Former Chevy Volt chief engineer, Jon Bereisa, estimates Tesla Motors is going to lose money on every Model 3 sold.
In a chat with UBS analyst Colin Langan, Bereisa said the 2018 Model 3’s production costs will amount to $1,500 more than the electric sedan’s starting price of $35,000. He also did the math for the Bolt’s factory variable cost (FVC) and came to the conclusion it will cost Chevy $4,980 less than the car’s $37,500 sticker price.
Bereisa went on to specify the analysis regarding the Model 3’s FVC was made assuming the car will have a 60 kWh battery, just like the Bolt. He estimated Tesla Motors is going to target a cost of around $190 / kWh compared to the current battery pack cost of $260 / kWh, also estimated.
It was at that point in the conversation when Tesla’s Vice-President of Investor Relations, Jeff Evanson, decided to jump on the call and make some corrections regarding the analysis. He said Tesla Motors has already managed to achieve a battery cost below $190 / kWh, thus 26% less compared to the current estimation made by Bereisa.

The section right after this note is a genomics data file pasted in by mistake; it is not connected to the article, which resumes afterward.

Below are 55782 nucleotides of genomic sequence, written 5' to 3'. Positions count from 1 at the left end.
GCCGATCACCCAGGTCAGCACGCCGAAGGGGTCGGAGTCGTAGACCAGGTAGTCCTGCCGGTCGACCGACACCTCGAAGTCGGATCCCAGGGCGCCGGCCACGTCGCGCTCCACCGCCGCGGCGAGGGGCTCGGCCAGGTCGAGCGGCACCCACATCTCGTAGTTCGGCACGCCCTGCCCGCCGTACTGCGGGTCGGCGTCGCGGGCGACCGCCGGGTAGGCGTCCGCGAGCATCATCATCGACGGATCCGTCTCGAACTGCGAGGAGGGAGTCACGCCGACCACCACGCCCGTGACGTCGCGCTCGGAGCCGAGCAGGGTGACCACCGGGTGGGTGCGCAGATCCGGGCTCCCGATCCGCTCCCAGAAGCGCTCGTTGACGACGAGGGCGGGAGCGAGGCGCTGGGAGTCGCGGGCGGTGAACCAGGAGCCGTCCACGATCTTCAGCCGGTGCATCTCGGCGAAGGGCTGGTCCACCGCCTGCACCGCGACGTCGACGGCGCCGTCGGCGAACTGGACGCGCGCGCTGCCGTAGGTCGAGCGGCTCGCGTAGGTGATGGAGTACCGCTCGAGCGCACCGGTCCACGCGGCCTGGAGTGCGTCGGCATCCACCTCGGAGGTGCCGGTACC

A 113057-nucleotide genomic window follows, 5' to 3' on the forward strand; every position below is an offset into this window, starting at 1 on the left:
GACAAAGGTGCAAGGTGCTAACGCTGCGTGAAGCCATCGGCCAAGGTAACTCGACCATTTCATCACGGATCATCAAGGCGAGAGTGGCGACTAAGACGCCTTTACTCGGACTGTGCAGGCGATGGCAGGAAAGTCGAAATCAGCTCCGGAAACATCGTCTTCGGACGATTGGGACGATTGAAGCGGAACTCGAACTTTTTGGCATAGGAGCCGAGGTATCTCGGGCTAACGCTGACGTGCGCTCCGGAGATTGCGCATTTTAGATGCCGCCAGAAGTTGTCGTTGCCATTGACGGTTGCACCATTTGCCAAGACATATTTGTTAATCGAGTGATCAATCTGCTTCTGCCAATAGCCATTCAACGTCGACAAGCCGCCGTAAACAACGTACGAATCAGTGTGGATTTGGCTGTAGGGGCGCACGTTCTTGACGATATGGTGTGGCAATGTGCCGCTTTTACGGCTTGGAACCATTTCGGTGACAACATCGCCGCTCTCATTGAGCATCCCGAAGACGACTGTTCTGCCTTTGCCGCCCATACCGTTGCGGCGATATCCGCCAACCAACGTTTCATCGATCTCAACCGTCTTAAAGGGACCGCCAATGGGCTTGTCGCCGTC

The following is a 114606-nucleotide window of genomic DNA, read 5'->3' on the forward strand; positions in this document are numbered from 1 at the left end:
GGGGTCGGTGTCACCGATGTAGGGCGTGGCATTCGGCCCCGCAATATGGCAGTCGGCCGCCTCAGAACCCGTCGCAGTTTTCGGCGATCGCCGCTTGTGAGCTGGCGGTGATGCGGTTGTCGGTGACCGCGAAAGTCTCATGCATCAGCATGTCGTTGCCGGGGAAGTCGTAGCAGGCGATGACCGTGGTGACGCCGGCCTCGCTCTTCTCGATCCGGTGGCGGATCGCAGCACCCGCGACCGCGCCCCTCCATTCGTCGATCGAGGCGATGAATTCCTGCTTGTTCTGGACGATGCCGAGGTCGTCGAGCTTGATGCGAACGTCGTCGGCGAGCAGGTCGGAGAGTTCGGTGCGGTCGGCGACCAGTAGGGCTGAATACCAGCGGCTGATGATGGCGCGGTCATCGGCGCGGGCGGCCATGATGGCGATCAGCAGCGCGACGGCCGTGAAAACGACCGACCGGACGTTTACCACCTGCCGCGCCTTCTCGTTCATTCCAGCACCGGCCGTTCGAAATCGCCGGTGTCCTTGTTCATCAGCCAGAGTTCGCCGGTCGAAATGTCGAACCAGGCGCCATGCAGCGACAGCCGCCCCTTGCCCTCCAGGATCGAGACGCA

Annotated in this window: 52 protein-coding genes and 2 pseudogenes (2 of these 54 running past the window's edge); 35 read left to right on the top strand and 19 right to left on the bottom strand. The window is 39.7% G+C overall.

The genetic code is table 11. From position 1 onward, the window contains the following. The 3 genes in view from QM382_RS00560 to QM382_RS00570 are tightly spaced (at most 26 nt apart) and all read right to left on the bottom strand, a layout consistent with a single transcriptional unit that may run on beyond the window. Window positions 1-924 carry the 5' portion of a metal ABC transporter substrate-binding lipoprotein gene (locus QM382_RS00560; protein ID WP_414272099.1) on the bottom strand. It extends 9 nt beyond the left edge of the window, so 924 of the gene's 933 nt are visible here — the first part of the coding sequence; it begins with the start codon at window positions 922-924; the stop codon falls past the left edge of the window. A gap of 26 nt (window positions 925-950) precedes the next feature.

Interestingly, Evanson revealed the base version of the Model 3 will have a battery pack with a capacity of less than 60 kWh. When the all-electric sedan was revealed at the beginning of the month, Tesla Motors said it’s going to have enough juice to provide a range of at least 215 miles (346 km), more than the Bolt’s 200+ mile (322+ km) rating.
Getting more than 215 miles of range from a battery with less than 60 kWh seems a bit difficult to achieve, but keep in mind the much heavier Model S original had a 60-kWh battery rated at a 208-mile range.